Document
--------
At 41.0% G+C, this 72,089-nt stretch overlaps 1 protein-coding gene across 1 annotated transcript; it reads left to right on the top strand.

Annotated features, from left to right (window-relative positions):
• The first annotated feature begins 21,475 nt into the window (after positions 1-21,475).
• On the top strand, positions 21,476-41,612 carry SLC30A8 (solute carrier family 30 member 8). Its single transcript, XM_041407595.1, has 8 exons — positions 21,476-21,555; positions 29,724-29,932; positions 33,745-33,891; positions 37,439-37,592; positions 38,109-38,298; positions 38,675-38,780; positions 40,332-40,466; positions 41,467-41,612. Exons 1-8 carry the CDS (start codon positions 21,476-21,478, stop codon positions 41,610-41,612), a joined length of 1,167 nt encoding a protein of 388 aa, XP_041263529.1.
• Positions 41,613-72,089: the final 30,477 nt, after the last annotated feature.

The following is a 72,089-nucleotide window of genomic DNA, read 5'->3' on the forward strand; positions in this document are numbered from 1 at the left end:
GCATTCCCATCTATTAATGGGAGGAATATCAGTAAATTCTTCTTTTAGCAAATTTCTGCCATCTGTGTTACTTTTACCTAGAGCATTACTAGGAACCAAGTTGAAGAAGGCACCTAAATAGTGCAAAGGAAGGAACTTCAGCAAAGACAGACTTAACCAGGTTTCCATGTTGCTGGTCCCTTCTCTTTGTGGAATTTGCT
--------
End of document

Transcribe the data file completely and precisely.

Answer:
At 41.0% G+C, this 72,089-nt stretch overlaps 1 protein-coding gene across 1 annotated transcript; it reads left to right on the top strand.

Annotated features, from left to right (window-relative positions):
• The first annotated feature begins 21,475 nt into the window (after positions 1-21,475).
• On the top strand, positions 21,476-41,612 carry SLC30A8 (solute carrier family 30 member 8). Its single transcript, XM_041407595.1, has 8 exons — positions 21,476-21,555; positions 29,724-29,932; positions 33,745-33,891; positions 37,439-37,592; positions 38,109-38,298; positions 38,675-38,780; positions 40,332-40,466; positions 41,467-41,612. Exons 1-8 carry the CDS (start codon positions 21,476-21,478, stop codon positions 41,610-41,612), a joined length of 1,167 nt encoding a protein of 388 aa, XP_041263529.1.
• Positions 41,613-72,089: the final 30,477 nt, after the last annotated feature.

The following is a 72,089-nucleotide window of genomic DNA, read 5'->3' on the forward strand; positions in this document are numbered from 1 at the left end:
GCATTCCCATCTATTAATGGGAGGAATATCAGTAAATTCTTCTTTTAGCAAATTTCTGCCATCTGTGTTACTTTTACCTAGAGCATTACTAGGAACCAAGTTGAAGAAGGCACCTAAATAGTGCAAAGGAAGGAACTTCAGCAAAGACAGACTTAACCAGGTTTCCATGTTGCTGGTCCCTTCTCTTTGTGGAATTTGCT